team of researchers from Intellia Therapeutics, Inc. and Regeneron
Pharmaceuticals has conducted the first clinical trial involving in vivo
CRISPR human gene editing. In their paper published in The New England Journal of Medicine,
the group describes developing a CRISPR technique for treating
transthyretin amyloidosis (ATTR amyloidosis) patients and administering a
therapy called NTLA-2001 to six patients as part of a Phase 1 clinical
Transthyretin amyloidosis (ATTR amyloidosis) is an inherited genetic disorder that involves TTR misfolded proteins—patients with it experience painful protein build-up around nerve cells—in
most cases, it is progressive and fatal. In this new effort, the
researchers sought to treat such patients by editing the TTR genes in
ways that made them mimic patients that do not have the disorder.
therapy consisted of lipid nanoparticles carrying the genome editor to
the liver. The first part of the process involved guidance to the genes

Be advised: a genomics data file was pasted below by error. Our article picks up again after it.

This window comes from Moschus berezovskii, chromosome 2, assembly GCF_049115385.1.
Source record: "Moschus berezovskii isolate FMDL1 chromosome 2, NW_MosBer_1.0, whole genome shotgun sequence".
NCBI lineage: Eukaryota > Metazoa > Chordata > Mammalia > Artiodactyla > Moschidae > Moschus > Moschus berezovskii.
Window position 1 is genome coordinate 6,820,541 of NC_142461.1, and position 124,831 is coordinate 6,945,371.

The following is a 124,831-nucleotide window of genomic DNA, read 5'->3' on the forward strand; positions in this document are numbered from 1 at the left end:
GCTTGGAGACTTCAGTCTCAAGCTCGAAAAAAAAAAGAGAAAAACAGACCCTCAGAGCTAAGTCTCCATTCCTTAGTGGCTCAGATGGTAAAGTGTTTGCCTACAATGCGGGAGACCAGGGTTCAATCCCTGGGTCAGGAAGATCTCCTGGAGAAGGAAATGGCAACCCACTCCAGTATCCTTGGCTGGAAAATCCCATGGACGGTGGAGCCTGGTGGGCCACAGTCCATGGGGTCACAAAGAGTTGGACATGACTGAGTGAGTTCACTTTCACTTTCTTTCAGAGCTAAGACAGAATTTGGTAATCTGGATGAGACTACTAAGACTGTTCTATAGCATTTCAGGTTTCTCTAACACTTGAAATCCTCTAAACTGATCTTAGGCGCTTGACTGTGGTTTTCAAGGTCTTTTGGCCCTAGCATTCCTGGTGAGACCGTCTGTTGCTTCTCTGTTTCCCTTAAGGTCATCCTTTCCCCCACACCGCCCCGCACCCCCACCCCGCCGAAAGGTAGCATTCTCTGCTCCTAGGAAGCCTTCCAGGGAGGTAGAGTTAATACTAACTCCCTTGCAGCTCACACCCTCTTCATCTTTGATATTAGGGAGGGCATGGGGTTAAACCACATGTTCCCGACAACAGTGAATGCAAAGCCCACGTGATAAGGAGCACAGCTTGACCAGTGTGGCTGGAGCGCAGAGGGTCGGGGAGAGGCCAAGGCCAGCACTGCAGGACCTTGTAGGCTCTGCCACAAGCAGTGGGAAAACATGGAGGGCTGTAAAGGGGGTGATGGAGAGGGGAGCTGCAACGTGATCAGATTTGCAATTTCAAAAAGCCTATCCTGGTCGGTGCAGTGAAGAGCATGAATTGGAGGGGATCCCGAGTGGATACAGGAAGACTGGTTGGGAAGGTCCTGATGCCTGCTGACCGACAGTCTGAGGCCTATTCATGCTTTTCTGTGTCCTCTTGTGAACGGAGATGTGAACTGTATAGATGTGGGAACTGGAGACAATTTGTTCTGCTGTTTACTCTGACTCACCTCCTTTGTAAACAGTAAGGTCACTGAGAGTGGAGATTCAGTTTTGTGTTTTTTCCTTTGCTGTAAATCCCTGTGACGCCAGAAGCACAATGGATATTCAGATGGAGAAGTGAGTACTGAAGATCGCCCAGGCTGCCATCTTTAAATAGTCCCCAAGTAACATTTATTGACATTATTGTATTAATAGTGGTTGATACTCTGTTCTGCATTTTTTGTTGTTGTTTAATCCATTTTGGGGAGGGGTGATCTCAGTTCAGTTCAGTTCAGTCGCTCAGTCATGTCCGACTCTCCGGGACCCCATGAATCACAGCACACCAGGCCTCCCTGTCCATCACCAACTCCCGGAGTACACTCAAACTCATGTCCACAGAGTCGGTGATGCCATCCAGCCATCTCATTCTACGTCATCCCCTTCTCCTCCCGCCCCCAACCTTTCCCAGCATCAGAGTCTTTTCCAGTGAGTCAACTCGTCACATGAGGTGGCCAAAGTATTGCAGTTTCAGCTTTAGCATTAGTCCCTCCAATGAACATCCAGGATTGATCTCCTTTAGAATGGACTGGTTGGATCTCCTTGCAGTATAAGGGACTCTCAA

to be edited while the second part involved using RNA messaging to
conduct the gene edits. In the trial, the patients were divided into
groups, with each receiving a different dose of the NTLA-2001 therapy.
Testing of the patients afterward showed that those who received 0.1 mg
of the therapy saw reductions in TTR protein levels of 52%. Those who
received a 0.3 mg dose saw an average decrease of 87%.
researchers note that the results for the patients receiving the higher
dose outperformed patients who receive a drug called patisiran to treat
their symptoms—such patients on average see an 80% reduction in TTR
protein levels; not enough to prevent the progression of the disease.
They also note that their approach requires one dose, while patisiran
must be given regularly. The researchers also found that none of the
patients in the clinical trial reported any adverse reactions to the
researchers suggest that their therapy approach merits further
testing—the next step will be to give patients higher doses of NTLA-2001
to see if it will reduce protein levels to the point that it stops the
progression of the disease. If these tests are successful, the group
plans to test the therapy on larger numbers of patients.
More information: Julian D. Gillmore et al, CRISPR-Cas9 In Vivo Gene Editing for Transthyretin Amyloidosis, New England Journal of Medicine (2021). DOI: 10.1056/NEJMoa2107454